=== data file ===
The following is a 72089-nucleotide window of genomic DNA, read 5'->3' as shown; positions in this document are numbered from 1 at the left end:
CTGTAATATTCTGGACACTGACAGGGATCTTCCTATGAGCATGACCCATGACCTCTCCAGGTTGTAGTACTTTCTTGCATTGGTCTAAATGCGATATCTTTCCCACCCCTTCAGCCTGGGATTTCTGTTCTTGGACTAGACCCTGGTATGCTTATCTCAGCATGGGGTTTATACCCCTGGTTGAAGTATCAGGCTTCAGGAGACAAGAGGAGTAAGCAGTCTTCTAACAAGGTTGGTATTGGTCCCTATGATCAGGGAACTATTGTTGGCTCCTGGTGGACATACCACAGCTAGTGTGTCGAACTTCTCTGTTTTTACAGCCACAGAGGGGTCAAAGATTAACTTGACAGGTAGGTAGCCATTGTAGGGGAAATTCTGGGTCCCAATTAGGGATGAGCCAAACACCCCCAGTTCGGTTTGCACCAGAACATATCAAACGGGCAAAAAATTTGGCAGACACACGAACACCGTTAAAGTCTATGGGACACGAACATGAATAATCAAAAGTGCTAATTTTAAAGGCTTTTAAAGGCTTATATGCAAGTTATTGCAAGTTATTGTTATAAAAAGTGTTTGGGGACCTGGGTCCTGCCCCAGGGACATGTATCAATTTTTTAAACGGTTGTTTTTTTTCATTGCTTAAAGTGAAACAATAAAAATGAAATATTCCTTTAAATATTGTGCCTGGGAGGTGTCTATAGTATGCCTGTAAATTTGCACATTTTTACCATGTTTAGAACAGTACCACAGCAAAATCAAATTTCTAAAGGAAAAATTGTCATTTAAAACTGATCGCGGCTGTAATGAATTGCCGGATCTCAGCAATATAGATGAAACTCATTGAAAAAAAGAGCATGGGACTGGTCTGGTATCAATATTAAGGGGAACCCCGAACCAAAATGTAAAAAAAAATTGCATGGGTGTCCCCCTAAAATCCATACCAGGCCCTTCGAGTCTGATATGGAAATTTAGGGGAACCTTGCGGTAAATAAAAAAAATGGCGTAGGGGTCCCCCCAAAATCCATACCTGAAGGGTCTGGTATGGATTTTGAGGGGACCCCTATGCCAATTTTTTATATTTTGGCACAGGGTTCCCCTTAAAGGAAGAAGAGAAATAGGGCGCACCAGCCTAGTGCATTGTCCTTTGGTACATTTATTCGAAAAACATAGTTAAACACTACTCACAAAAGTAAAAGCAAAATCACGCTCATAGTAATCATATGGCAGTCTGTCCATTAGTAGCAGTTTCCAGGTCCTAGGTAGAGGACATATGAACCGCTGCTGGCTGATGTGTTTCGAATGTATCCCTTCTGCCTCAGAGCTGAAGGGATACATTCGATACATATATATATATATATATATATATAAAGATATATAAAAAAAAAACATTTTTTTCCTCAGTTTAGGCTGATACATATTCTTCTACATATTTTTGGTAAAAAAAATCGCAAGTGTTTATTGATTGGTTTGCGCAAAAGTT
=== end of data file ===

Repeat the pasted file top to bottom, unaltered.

The following is a 72089-nucleotide window of genomic DNA, read 5'->3' as shown; positions in this document are numbered from 1 at the left end:
CTGTAATATTCTGGACACTGACAGGGATCTTCCTATGAGCATGACCCATGACCTCTCCAGGTTGTAGTACTTTCTTGCATTGGTCTAAATGCGATATCTTTCCCACCCCTTCAGCCTGGGATTTCTGTTCTTGGACTAGACCCTGGTATGCTTATCTCAGCATGGGGTTTATACCCCTGGTTGAAGTATCAGGCTTCAGGAGACAAGAGGAGTAAGCAGTCTTCTAACAAGGTTGGTATTGGTCCCTATGATCAGGGAACTATTGTTGGCTCCTGGTGGACATACCACAGCTAGTGTGTCGAACTTCTCTGTTTTTACAGCCACAGAGGGGTCAAAGATTAACTTGACAGGTAGGTAGCCATTGTAGGGGAAATTCTGGGTCCCAATTAGGGATGAGCCAAACACCCCCAGTTCGGTTTGCACCAGAACATATCAAACGGGCAAAAAATTTGGCAGACACACGAACACCGTTAAAGTCTATGGGACACGAACATGAATAATCAAAAGTGCTAATTTTAAAGGCTTTTAAAGGCTTATATGCAAGTTATTGCAAGTTATTGTTATAAAAAGTGTTTGGGGACCTGGGTCCTGCCCCAGGGACATGTATCAATTTTTTAAACGGTTGTTTTTTTTCATTGCTTAAAGTGAAACAATAAAAATGAAATATTCCTTTAAATATTGTGCCTGGGAGGTGTCTATAGTATGCCTGTAAATTTGCACATTTTTACCATGTTTAGAACAGTACCACAGCAAAATCAAATTTCTAAAGGAAAAATTGTCATTTAAAACTGATCGCGGCTGTAATGAATTGCCGGATCTCAGCAATATAGATGAAACTCATTGAAAAAAAGAGCATGGGACTGGTCTGGTATCAATATTAAGGGGAACCCCGAACCAAAATGTAAAAAAAAATTGCATGGGTGTCCCCCTAAAATCCATACCAGGCCCTTCGAGTCTGATATGGAAATTTAGGGGAACCTTGCGGTAAATAAAAAAAATGGCGTAGGGGTCCCCCCAAAATCCATACCTGAAGGGTCTGGTATGGATTTTGAGGGGACCCCTATGCCAATTTTTTATATTTTGGCACAGGGTTCCCCTTAAAGGAAGAAGAGAAATAGGGCGCACCAGCCTAGTGCATTGTCCTTTGGTACATTTATTCGAAAAACATAGTTAAACACTACTCACAAAAGTAAAAGCAAAATCACGCTCATAGTAATCATATGGCAGTCTGTCCATTAGTAGCAGTTTCCAGGTCCTAGGTAGAGGACATATGAACCGCTGCTGGCTGATGTGTTTCGAATGTATCCCTTCTGCCTCAGAGCTGAAGGGATACATTCGATACATATATATATATATATATATATATAAAGATATATAAAAAAAAAACATTTTTTTCCTCAGTTTAGGCTGATACATATTCTTCTACATATTTTTGGTAAAAAAAATCGCAAGTGTTTATTGATTGGTTTGCGCAAAAGTT